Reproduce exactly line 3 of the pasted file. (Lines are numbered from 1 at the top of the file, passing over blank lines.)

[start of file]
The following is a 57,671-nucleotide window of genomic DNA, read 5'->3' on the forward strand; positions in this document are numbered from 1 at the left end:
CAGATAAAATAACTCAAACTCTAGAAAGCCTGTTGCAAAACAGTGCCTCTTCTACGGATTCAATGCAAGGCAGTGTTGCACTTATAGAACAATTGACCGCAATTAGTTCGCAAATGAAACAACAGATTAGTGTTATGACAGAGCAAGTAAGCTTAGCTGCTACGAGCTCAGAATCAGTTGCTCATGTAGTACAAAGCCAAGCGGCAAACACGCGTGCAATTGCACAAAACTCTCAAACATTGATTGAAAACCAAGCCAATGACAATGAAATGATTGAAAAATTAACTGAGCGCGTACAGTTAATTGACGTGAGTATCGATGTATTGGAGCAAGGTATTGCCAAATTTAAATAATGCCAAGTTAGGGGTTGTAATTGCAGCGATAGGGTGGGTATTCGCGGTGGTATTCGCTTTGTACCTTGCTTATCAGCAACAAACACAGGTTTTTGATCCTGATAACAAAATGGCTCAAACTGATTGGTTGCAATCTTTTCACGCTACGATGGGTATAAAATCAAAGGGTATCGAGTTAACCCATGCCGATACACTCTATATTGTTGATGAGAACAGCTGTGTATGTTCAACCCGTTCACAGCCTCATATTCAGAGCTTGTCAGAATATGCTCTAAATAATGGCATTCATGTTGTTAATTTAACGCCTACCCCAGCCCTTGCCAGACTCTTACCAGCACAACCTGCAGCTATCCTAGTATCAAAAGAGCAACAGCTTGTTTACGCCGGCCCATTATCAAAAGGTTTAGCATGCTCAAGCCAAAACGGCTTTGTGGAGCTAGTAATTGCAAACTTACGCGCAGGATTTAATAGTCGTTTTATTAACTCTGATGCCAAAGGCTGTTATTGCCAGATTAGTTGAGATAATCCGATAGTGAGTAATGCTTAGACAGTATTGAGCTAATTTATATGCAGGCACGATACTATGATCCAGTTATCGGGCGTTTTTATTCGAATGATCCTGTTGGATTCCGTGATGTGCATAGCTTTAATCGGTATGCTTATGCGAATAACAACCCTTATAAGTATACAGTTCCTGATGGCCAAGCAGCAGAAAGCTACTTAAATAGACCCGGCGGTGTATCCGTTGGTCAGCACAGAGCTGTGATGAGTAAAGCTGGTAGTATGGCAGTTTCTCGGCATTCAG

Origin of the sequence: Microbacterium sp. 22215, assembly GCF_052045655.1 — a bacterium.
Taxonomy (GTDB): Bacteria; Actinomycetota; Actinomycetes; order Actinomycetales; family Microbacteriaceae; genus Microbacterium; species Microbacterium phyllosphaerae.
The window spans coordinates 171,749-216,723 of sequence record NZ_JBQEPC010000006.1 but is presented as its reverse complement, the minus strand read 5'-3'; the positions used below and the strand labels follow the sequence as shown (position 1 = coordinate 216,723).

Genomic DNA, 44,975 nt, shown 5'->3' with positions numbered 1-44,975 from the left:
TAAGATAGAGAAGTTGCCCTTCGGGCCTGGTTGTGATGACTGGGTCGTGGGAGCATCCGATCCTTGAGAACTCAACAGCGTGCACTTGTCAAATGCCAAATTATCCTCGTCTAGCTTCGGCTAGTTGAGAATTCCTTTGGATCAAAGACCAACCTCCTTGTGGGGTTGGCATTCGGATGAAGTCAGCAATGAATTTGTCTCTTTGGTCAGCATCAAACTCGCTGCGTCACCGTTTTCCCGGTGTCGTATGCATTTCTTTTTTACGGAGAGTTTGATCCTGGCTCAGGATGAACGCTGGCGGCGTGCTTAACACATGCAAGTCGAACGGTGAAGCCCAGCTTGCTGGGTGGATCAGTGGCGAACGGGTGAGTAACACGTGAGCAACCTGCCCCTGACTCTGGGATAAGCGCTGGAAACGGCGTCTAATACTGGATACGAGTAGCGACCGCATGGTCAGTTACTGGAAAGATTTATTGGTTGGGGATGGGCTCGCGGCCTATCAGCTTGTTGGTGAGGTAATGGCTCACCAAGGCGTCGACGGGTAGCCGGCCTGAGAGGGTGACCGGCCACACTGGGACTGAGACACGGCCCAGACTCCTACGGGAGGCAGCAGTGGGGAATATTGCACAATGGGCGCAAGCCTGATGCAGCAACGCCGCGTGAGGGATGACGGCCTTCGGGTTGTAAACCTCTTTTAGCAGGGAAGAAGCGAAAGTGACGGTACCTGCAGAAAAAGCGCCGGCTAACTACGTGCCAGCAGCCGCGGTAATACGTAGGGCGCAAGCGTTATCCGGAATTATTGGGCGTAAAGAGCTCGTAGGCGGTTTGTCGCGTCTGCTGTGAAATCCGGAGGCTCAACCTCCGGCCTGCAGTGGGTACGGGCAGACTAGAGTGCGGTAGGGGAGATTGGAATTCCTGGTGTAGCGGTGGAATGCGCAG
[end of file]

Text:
Origin of the sequence: Microbacterium sp. 22215, assembly GCF_052045655.1 — a bacterium.